Alton Evening Telegraph from Alton, Illinois on July 3, 1963 · Page 11
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July 3, 1963

Alton Evening Telegraph from Alton, Illinois · Page 11

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Alton, Illinois
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Wednesday, July 3, 1963
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Page 11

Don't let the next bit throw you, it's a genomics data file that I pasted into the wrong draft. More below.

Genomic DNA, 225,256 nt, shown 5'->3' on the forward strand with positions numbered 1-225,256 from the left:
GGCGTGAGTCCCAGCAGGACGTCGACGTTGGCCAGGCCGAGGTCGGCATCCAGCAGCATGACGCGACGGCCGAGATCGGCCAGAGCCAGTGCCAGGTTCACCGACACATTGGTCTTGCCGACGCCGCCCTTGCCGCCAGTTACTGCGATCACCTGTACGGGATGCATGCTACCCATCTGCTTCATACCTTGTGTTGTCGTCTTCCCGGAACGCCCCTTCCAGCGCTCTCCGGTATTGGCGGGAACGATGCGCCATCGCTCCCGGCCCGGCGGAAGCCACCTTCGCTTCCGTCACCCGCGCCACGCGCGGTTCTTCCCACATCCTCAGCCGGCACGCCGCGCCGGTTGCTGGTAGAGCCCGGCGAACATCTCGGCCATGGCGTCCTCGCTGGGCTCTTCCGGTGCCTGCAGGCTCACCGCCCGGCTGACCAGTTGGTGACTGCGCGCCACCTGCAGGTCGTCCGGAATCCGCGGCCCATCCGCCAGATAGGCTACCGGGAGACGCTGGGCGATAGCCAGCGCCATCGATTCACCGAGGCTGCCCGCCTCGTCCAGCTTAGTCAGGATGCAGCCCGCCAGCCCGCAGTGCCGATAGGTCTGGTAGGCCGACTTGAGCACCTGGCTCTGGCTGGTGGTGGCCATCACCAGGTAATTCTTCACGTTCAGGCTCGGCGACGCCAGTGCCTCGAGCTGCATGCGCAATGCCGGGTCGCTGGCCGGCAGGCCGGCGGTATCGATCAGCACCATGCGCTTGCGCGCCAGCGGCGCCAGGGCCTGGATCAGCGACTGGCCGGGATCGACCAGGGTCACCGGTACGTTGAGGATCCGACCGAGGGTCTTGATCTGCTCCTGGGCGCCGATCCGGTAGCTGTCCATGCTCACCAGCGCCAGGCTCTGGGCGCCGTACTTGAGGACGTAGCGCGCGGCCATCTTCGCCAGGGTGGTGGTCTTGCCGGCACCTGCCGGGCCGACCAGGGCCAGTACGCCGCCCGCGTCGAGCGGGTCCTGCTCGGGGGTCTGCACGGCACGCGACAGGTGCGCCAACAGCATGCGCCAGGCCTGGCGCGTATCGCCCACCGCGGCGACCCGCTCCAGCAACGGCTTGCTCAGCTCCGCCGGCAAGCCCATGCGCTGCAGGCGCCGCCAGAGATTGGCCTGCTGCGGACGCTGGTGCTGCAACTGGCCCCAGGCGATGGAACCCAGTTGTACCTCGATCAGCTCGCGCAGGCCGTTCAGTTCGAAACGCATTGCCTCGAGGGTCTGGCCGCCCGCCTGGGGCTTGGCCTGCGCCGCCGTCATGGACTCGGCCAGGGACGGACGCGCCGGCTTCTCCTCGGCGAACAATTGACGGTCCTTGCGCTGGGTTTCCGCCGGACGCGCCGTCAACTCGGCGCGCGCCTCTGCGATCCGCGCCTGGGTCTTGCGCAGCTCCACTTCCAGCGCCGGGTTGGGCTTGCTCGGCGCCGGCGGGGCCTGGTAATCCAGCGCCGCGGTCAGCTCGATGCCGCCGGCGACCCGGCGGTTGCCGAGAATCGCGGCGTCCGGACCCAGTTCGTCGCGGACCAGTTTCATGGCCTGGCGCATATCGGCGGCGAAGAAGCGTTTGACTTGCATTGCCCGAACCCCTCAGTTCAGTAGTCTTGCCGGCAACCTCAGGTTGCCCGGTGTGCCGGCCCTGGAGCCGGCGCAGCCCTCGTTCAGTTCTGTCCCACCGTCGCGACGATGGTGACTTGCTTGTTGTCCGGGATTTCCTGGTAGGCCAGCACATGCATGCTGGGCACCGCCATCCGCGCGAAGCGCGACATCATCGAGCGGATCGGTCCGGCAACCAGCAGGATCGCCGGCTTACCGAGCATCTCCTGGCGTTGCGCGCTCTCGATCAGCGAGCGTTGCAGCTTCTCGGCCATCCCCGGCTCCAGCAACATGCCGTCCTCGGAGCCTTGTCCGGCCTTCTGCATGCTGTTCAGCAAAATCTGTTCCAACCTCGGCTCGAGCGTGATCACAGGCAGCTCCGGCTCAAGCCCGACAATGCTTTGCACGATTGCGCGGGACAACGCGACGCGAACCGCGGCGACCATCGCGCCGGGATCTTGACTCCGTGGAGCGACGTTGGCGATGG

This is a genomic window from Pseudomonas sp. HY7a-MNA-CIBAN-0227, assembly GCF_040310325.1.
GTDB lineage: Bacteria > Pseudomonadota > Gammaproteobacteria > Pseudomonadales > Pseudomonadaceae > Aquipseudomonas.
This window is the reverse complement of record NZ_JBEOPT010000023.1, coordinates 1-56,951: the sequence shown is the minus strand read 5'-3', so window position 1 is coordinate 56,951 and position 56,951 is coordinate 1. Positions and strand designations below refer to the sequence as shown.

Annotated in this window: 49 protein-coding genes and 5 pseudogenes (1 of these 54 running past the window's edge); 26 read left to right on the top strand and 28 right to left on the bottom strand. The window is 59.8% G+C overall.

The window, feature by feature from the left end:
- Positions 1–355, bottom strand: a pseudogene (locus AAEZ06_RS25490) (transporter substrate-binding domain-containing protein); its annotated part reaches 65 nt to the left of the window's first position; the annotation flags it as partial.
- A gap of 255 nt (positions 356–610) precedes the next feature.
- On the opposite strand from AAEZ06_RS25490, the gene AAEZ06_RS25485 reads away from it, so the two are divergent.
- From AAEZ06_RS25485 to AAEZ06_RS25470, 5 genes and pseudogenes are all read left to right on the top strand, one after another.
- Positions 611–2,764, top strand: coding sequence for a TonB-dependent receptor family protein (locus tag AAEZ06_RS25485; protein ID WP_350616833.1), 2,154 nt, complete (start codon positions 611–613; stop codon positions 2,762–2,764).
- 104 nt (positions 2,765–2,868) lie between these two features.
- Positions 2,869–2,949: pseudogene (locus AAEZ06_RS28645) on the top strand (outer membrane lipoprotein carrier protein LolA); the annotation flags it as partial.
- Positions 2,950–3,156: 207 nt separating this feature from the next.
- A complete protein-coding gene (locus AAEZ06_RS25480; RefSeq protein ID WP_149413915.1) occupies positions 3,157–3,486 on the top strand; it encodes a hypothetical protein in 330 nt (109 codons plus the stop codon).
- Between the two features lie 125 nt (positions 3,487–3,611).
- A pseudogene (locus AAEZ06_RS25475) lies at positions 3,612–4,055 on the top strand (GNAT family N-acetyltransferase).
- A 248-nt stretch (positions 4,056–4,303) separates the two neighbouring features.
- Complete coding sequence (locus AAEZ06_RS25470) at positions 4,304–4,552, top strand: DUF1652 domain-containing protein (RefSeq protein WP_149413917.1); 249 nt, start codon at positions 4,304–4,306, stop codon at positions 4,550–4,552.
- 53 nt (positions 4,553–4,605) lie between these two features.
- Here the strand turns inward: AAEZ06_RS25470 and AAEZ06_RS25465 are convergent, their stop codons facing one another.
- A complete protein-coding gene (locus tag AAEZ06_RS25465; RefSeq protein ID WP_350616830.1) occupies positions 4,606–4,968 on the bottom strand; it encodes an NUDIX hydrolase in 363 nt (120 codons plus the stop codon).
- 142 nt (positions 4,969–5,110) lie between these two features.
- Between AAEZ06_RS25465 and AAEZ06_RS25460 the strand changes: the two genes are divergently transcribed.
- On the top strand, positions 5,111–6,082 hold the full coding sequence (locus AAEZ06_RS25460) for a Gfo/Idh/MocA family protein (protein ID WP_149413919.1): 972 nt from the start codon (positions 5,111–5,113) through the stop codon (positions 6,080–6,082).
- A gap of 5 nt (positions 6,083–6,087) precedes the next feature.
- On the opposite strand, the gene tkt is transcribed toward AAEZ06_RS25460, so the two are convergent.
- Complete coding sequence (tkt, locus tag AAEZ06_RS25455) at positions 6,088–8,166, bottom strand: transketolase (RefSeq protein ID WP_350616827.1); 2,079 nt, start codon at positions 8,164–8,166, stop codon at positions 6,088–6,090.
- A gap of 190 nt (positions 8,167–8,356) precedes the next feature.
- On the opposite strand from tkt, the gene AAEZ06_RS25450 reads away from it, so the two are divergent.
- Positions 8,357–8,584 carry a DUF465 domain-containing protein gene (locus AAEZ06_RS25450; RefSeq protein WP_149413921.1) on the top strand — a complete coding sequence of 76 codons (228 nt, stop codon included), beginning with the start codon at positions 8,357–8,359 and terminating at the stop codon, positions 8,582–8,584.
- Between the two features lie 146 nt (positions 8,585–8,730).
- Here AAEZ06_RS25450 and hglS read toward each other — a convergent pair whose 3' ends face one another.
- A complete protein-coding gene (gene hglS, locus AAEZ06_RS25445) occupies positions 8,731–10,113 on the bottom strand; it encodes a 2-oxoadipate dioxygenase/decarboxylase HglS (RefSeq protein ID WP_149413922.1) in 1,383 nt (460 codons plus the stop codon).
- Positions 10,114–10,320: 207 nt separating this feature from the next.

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JULV 8,1983 ALTdN Obituaries Vmyjfrd v.-'.? : . Aftron & Vinyftfi -18, ot 141 Lendra St., Mills, died Thursday at Hi 40 a.w, In woot River Township Mosfkttel where he had boon a patient rtnce Monday Mr. Vinyard, all eftptoyi In the otxsii hearth department of La- clcde Steel Co,, had been 111 only n few days and had worked until he entered (he hospital. He had lived In Cottage Hills since 1951 and hnd been employed at Lftclede Steel Co., for H years. He was bom In Hardln County, Dec, 27, lOlG, a son of the late Mr; and Mm, Ellis S. Vinyard. Mr. Vinyard was a member of Cottage Hills Assembly of God Church and belonged to United Steel Workers of America. Survivors are his wife, the former Nellie Mao Davis, to whom he was married April 20, 1935; five daughters, Mrs> Ivan Eby, and Mrs. Carl Green, Cottage Hills; Mrs. Ivan Cremecns, Meadowbrook, Mrs. James' Hawkins and Mrs. Frank Hawkins, Alton; three sons, Billy, Aaron Jr., and Ronald, Cottage Hills; throe brothers, Wiley, Rio. .1, Belhalto; Carrol and Robert Howard, Cottage Hills, I wo slslers, Mrs. Lola Osbornc, Alton and Mrs. Mary Banks, Eli/- abothlown, and eight grandchildren. A borthcr and a sister pre- coded him in death. The body is at Smith Funeral Home, Bcllmlto, where friends may call from 2 p.m. to 9:30 p.m. today. Funeral riles will be conducted Friday lit 2 p.m. In Vinyard Chapel, Rosiclaire. The body will be nt Hosick Funeral Home, Rosielnire Thursday and until •time of the funeral Friday. Robertson «e two daughters, Mrs. Charle Overath nnd Mrs. Jack Martin Alton; a sister, Mrs. Irene OH fner. Rosewood Heights; two brothers, Bernard Lewis find Ro> Lewis, St. Louis; five gfafidchll dren, nnd one gfea grandchild. Shafer CARKOLLTON - Mr. and Mrs tommy Shafer and daughter lef Tuesday for Crosslake, Minn., be Ing called there by the death o Shaler's father, William C. Shaf er, 65, who died early Tuesday tnottilng in a Veteran's Hospital in Minneapolis, Minn., where he hnd been a patient for approxi finitely three months. Shafor, a World War I veteran Is the son of Mrs. Ada Shafer ol Alton and the late Nicholas Shaf er and was born June 5, 1898. Un- 111 his retirement^, he was a police man In Springfield. His first wife the former Agnes Smith died 1n 1937. He Is survived by his sec ond wife, Mrs. Doris Shafer, and four children of the first marrl ago, Mrs, James Rexroad of Phoenix, Ariz. Robert Shafer Springfield, Mrs. Lawrence Seline of Bralnerd, Minn., and Tommy Shafor of Carrollton. Surviving at so are 13 grandchllden, his moth or, Mrs. Ida Shafer of Alton and five brothers and sisters, Ross Shafer of Newsymrna Beach, Fla Mrs. George Cory of Carrollton, Mrs. William Fulkei'son, Mrs. Le roy Galncs and Stuart Shafer, all of Wood River. Far T1S WHITE HALL - A former long time resident of White Hall, Mrs. Louvisa Robertson, died Tuesday at Quincy. She was the widow of Mont Robertson. A son, John, of. Quincy, and two grandchildren, survive her. The body is at- Dawdy Funeral Home where services will be conducted Friday at 1;30 p.m. Burial will be in White Hall Cemetery. Wild Funeral services for Mrs. Mildred Wild, wife of Harry Wild of 632 Langdon St., will be conducted Saturday at 10 a.m. In Gent Chapel by the Rev. Paul S. Krebs, pastor of Twelfth Street Presbyterian Church. Burial will be In Hiram Cemetery, St. Louis. Visitation hours at the chapel will be from 7 p.m. Thursday until time of the funeral. Mrs. Wild died at 4:55 a.m. today in Alton Memorial Hospital where she had been a patient for 19 .days. She was born in St. Louis, Sept. 30, 1901, a daughter of the late Mr. and Mrs. Albert Lewis. She had resided in Alton since 1933. Her marriage to Harry Wild took place In Springfield, Sept. 20, 1926. . '•''.-• Surviving, beside her husband BlflTIIALTO AARON S. VINYARD Services 2 p.m. Friday Vinyard Chapel . Hardln, County, 111. JERSEYVILLE - George Na- hnn Fai-rls, 405 Hollow St., a re" i r e d timber worker, died at 11:35 a.m. Tuesday In White "lall hospital. He was 71. Born at Camden, Mo., Aug. 17, 1891, he was a son of the late Mr. and Mrs. James Fan-is. Survivors are his widow, Mrs. Maude Fan-Is; three daughters, Mrs. Leo Havilan, White Hall; Mrs. James Williams, Jerseyville, and Mrs. Robert Cummings, St. Joseph, Mo., four sons, Lewis, St. Genevieve, Mo., John and Over- gene Jerseyville, and Leslie of Hamilton and a sister, Mrs. Berti George, Sullivan, Mo. Funeral services will be conducted Friday at 2 p.m. in Jacoby Funeral Home by the Rev. Harold Lane. Burial will be in Oak Grove Cemetery. Friends may visit the funeral home after 7:30 p.m. today. Michael L. Anient Rites Conducted Funeral rites for Michael L. Ament were conducted Tuesday afternoon at Smith Funeral Home, Alton. Pallbearers were Tom Westbrook, Harvey Fisher, Garth Sherman, Michael Johnson, Gene Ready and Robert Weed. Burial was in Upper Alton Cemetery. Mrs. Waytt's Rites Al Trenton, Mich. Funeral rites for Mrs .Ethel Waytt of Trenton, Mich., a sister of Leslie Hedden, 837 Hawthorne St., Wood River, were conducted this afternoon at Trenton. Mrs. Way It, wife of Lew Waytt, died Monday at Trenton following an extended illness. She was 65. There were only two graduates in the first West Point class, in 1802. They were Joseph G. Swift and Simon M. Levy, both of whom fought; in the War of 1812. FAMILIES HAVE 'ENTRUSTED THEIR. CONFIDENCE ANP TRUST IN US. ZOYSIA SOD AND PLUGS For a Beautiful Lawn NOW AVAILABLE AT Home Nursery I D'Adrliui Gordons, Godfrey — Phone 408-I23« Pill & Edwnrdsvlllo Rd., Wood R | ver __ puone 2M-2M1 STREEPER TELEGRAPH ANOTHER STORE BOMBING ST. LOUIS — Explosions wrecked two area supermarkets early today. It was the third series of blasts at different chain food stores in the area. This wreckage Is part of the A&P store dam- aged today. Blasts also shattered a National Food Store in East St. Louis. The previous blasts were all at stores owned by the Kroger Co.—(AP Wirephoto) Edwardsville Budget to Be Nearly $2 Million EDWARDSVILLE — An ap- proprlatlon ordinance earmark- Ing nearly $2,000,000 for municipal operating expenses for the iscal year which began May 7 was given first reading at Tuesday night's Edwardsville City Council session. The measure calls for an out- ay of $1,918,302 for corporate purposes, an increase of $383,201 over the previous year's appropriations. A summary of proposed appropriations, by departments, lists $528,647 for expenses of the water department, an increase of $28,113; $171,150 for the sewer department, higher by J12.796; motor fuel tax fund allocations for street improvement, $150,000, unchanged; all other purposes, $1,079,445, a boost of $353,232. The proposed appropriation measure will be read for final action at the council's July 16 meeting. In other business transacted Tuesday night the council: Appropriated $40,000, more or less, from motor fuel tax refunds for improvement of arterial streets, including application of a seal coat where needed on surfaced .streets, with the ;horoughfares to be treated and types of materials used left for determination after conferences vlth state highway department officials. Discussed* relative costs of various materials for surfacing and constructing c ;.rb and gut- ers on non - paved streets hrougli a special assessment program for benefit I ing property owners. Authorized taking of bids on oil nnd crushed rock up to $5,000 rom MFT refunds for the 1963 reatment of unpaved non-arterial streets. N Approved a contract with Willam Guenneweg of Troy for maintenance and servicing of pol- ce and fire department radio equipment, and directed a call for lids on additional equipment need- id for the fire department for a eparate radio wavelength band s required by federal regulations effective in October, Referred to county officials a iroposed agreement on designa- ion of parking stalls in metered areas around the downtown court- louse square. If approved by the :ounty board of supervisors, t h e neasure will be up for final ac- Ion by the council. Under the tentative agreement, ix parking meters on the north ilde of the courthouse and one on he south side would be removed nd the stalls designated for of- icials. Tliis would provide a total of 17 stalls .for use of officials' automobiles. In addition, "Meter caps" would be provided for five designated •Cflclals using parking spaces at Intervals during the day, and similar covers would be available to members of the county board of supervisors for use during visits to the courthouse on official business. All county officials would be requested to urge their employes to use available off-street parking facilities, and a similar request would be made to jurors. Ruling on Irish Inn Is Appealed EDWARDSVILLE — An appeal has been taken to the Illinois Liquor Control Commission by Mrs. Ludie Shastid, operator of Irish Inn Tavern near Chain of Rocks Canal bridge in the Granite City area, from County Liquor Commissioner Harold Landolt's order last Thursday'revoking her license on grounds of selling liquor to minors. Notice of the appeal, to be heard at Springfield at a date yet to be determined, was received today by Commissioner Landolt. Meanwhile, as stated in the notice, the tavern will be permitted to operate during pendency of the appeal and its final disposition. Landolt's revocation order was based on testimony and evidence introduced at a "show cause" hearing June 20 at: which three Roxana High School sophomores said they had bought beer and liquor at the tavern on several occasions prior to a "party" the night of May 24 when Roxana police rounded up a group of teenagers and obtained admissions of purchasing beer. Freight Train Derailed in Dakota DAKOTA, 111. (AP)—At least 37 cars of a 100-car Milwaukee Road freight train derailed early today near this northwest Stephenson County town. There were no injuries. The railroad could not immediately determine the cause. Train workers said it appeared the freight cars in the middle of the train buckled before the mishap on the single track line. The train had taken on additional freight cars at the Savanna yards and Its destination was Milwaukee, Wis. Railroad officials estimated it would take three days to restore service on the line. PARIS—French postcards have turned up here for sale to tourists bearing a "Made in Japan" inprint. FUNERAL HOWE lfl!}0 WASHINGTON MILDRED '., .Services 10:QO »,m, Saturday in the Chapel. ftev, Paul S, Krebs officiating. Burla) I" W»'» m Cemetery, St. Louis, Estate at the Chapel »«« 7:QO p.m. Funeral Home SAVINGS UP TO 111 W. THIRD ST.-DOWNTOWN ALTON 'VI f asftion Store for CJIWiw" News of Stocks Oil Issues Set the Pace NEW YORK (AP)-Oils were strong as the stock market continued a recovery movement in moderately active trading late this afternoon. Volume for the day was estimated at 4 million shares compared with 3.54 million Tuesday. Key stocks posted gains of fractions to a point or more. Pure Oil continued in demand on proxy fight rumors, adding a fraction. Tidewater and Texaco were up close to a point. Universal Oil products rose more than point. Rails showed increased strength in the afternoon. IBM spurted 4 points, Xerox 3 and Polaroid more than 2. Gains of about 2 were made also by Merck and Du Pont. Big Three motors were all up fractions. Steels were narrowly mixed. Pan American World Airways and National Airlines held gains exceeding a point. Prices on the American Slock Exchange moved generally er. . Corporate bonds were mixed. U.S. government bonds were slightly higher. 12 Selected Stocks Following are today's 1:30 p.m quotations of 12 New York Stock Exchange issues research ha_ indicated are widely held in the Alton area, as supplied to the Telegraph by Newhard, Cook & Co., from its Alton office. (The New . York Exchange closes at 2:30 p.m. (Alton time), so these are not the closing quotations) AT&T 122%, Gen. Motors 70%. Granite City Steel 28%, Olin Mathieson Chern. 42 I / 2 , Owens Illinois 84%, Shell Oil 44%, Sinclair Oil 44y 2 , Socony 69y s , Standard Oil (Ind.) 59%, Standard Oil (NJ) 68%, U. S. Steel 47%, Sears 90. RABAT — The Moroccan government will move to halt inflation. News of Grains Futures' Prices Mixed CHICAGO (AP^-Graln futures prices ranged from firm to weak In mixed and moderate to heavy transactions today on the Board of trade. in nn active opening on soybeans, prices started off sharply higher but backed away as profit selling mounted. In the early afl cmoon, some contracts were well under previous closes. July corn maintained Its advance of more than a cent. All other contracts generally shifted only minor fractions. Carlot receipts today were estimated at: wheat 78 cars, corn 91, oats 3, rye none, barley 3, soybeans 6. CHICAGO (AP)-Wheat No. 1 rod 1.89'4i corn No. 1 yellow 1.34V6-35; No. 2 1.34V6; No. 3 1.33</2; No. 4 1.31%; No. 5 1.31; soybeans No. 1 yellow 2.75-75'/&; soybean oil Wheat Jul Sep Dec Mai- May 1964 Jul Sep Corn Jul Sep Dec- Mar May Oats Jul Sep Dec Mar May Rye Jul Sep Dec Mar May High Low Prev, Close close 1.86% 1.84% 1.84% 1.85% 1.88% 1.86 3 /, 1.86% 1.87'/ 2 1.94'/i 1.92% 1.92% 1.93% 1.96'/ 2 1.95U 1.95% 1.95% 1.91% 1.90'/ 8 1.90'/ 2 1.90% 1.69% 1.66 1.67'/ 2 1.67 1.72% 1.68% 1.70 1.69 1.30 1.28% 1.29'/ 2 1.27% 1.26% 1.25'/ 2 1.26% 1.25% 1.23% 1.21% 1.22% 1.21% 1.26% 1.25 1.25% 1.24% 1.29 1.27% 1.28% 1.27% 68% 66% 67% 67% 69% 69% 69% 69% 72% 71% 72% 72 74% 73% 74% 7414 74% 74 74% 74% 1.29% 1.27% 1.28% 1.27% 1.32% 1.30% 1.31 1.31% 1.35 1.33% 1.34 1.33% 1.37 1.35% 1.36 1.35% 1.35% 1.34 1.34 1.34% Soybeans Jul 2.73% 2.67 2.70% 2.69 Aug 2.74% 2.67% 2.71 2.71 Sep 2.73% 2.67 2.71 2.70 Nov 2.74 2.67% 2.71 2.70 Jan 2.78 2.70% 2.73% 2.72% Mar 2.80 2.72% 2.76% 2.74 May 2.82% 2.74% 2.30 2.76% Livestock Prices At East St. Louis NATIONAL STOCKYARDS, 111. (AP)—(USDA)—Hogs 6,500; barrows and gilts 1-2 200-240 Ib 18.25-60; 26 head lot 215 Ib 18.75; 1-2 150-170 Ib 15.00-16.50; few lots 16.75; 120-150 Ib 12.00-15.25; sow 1-3 275-350 Ib 15.25-16.00; 350-4IX Ib 14.25-15.50; 2-3 400-500 Ib 13. 25-14.50; 500-625 Ib 12.00-13.50. Cattle 1,300; calves 150; steer, mostly choice 900 Ib 23.50; fev lots choice 950-1,125 Ib 23.25; load good with end choice around 1,125 Ib 22.75; heifers choice 750-850 Ib 22.25-50; cows utility 14.00-16.50 bulls utility 17.00-19.50; good and choice vealers 23.00-27.00; fev high choice 28.00; good and choice calves 19.00-23.00. Produce Prices At St. Louis and ST. LOUIS (AP) — Eggs live poultry: Eggs, consumer grades, A large 32-33, A medium 26-27, A small 19-20, B large 27-28, whole sale grades, standard 26-27, unclassified farm run 23-24, checks 18-20. Hens, heavy 12-13, light over 5 Ibs 9-10, under 5 Ibs 7-8, commercial broilers and fryers 16%-17. of a&Jt kind* at LOWER PRICES FABRIC Large selection of desirable and wanted summer FABRICS, priced ridiculously low for quick clearance to make room for our new fall fabrics arriving daily, . 80 to 45 Inch Drip-Dry, Disciplined, Sheer, Dotted Swiss ond Heavier COTTONS . . . Values ta 79c 1C Yd, 36 to 45 Inch Miracle Blends, Values to 98c Linen-Types, Pimasheers, || SI 00 Cotton Satins, Suitings / Yds. T I 36 to 45 Inch Gingham, Arnel and Cottons, |% Hocked Cotton, Satin, Printed / Nylon Chiffon, Printed Voile, etc. ** Values to $1,49 «, 5125 36 to 45 Inch Bates and Other Fine Cottons, Sailcloths, Playknit, Cords Seersucker and Ducks Values to $1,49 FREE PARKING IN RE An OF STORE THE ST 40 12. WOOD RIVER 01. tOllier Storm in Si. Louis and Eait RAILROAD COOPERATES WITH CITY A QM&O section-car was used to then took the mix to the site of a cast- haul concrete to a sewer job repair that iron pipe, \\ mile north, which had been Broken for some time before it couldn't be reached by truck. A ready- mix truck transferred its load to a small flatcar at 20th and Alby, and the car was discovered. It was impossible to reach the site by truck. Dry Years In Iowa At an End DES MOINES, Iowa (API — A long dry spell for Iowa ends of- r ically Independence Day, the ef- 'ective date of a new law per- nitting legal sale of liquor by the drink for the first time since Prhibition. However, because of administrative delays and the fact that :he law takes effect on a holiday, :here is likely to be little or no egal sale of liquor across the bar for at least several days. The first person to buy a legal drink in Iowa since the 1930s M-obably will be on a train. Two railroads—the Burlington and the ilock Island—have applied for icenses. The Iowa Liquor Control Commission has indicated it will approve the applications July 5. lowans for years have been unable to buy liquor by the bottle at state-owned stores. No private sale of liquor has been permitted lowans for years have been able to buy liquor by the bottle al state-owned stores. No privat ;alo of liquor has benn pcrmiltpd] FjwpmpM iy law, al though hoer sold legally 1 M '•""-« it taverns and grocery stores. However. In practice il w;is asy to buy a drink in many Iowa towns. ns governor in November by Iowa which usually has voted solidly Republican. Hughes is a Democrat, a former ruck driver, a member of a!co- lolics anonymous, and prior to aking office was a lay Mei'nodist minister. He announced early in By Water Shortage SYMERTON, 111. (AP) — Firemen from seven rural depart- A turn of the tide was indicated ments hauled water from two miles away Tuesday night, but the election of Harold Hughes fire destroyed two large buildings in I his southern Will County village at a loss of $100,000. Jess Kail, owner of the Symer- lon Grain and Lumber Co., and the Symerton Garage, estimated the loss and said he believed spontaneous combustion was the his campaign that he favored I cause. elgalizing the sale of-liquor by I A water shortage forced fire- the drink. I men to haul water from Wil- He said Iowa already had liquor by the drink in fact, but charged that winking at the illegal sales caused disrespect for law enforcement generally. And he noted that estimates of potential state revenue from liquor by the drink ranged up to $20 million a year. The liquor bill passed by the legislature requires taverns to buy their liquor supplies from the state, and levies a 10 per cent tax on all drinks sold. mington. Millionaire Calouste Gulbenkian has financed a foundation which has established 45 libraries and 47 mobile libraries in Portugal. Want things? Watch the Want Ads In 1957 the Bureau of Engraving and Printing introduced a new printing process that permits the printing of 32 $1 bills at a time on a single sheet of paper, rather than 18. Main at College Upper Alton for a glamorous new world of rug beauty choose ... a cut'pile rug with the "hand carved" look! 24" x 36" 36" x 60" 10 95 Cascade ... the stunning CUT-PILE Pattern Rug $ *> 50 with a densely tufted high/low surface. It's the newest in floor fashion. Combines the soft, down-like quality of cut pile with the rugged durability of twist loops, creating a scintillating high/low sculptured effect. It's smart yet practical. Distinctive geometric leaf pattern adds an enchanting new look to any floor. Made of 100% Viscose Rayon yarn, it will just "shrug off" foot punishment and bounce back lor morel Has a duck backing—rubber coated with white latex. Cascade is available in five popular sizes in a range of 18 newly Other 5, Available styled colors, It's washable tool PLUS LARGE SELECTION OTHER STYLES JUST CHARGE IT! CALL 4654451 627 i. BROADWAY ALTON Jacobys Since 1883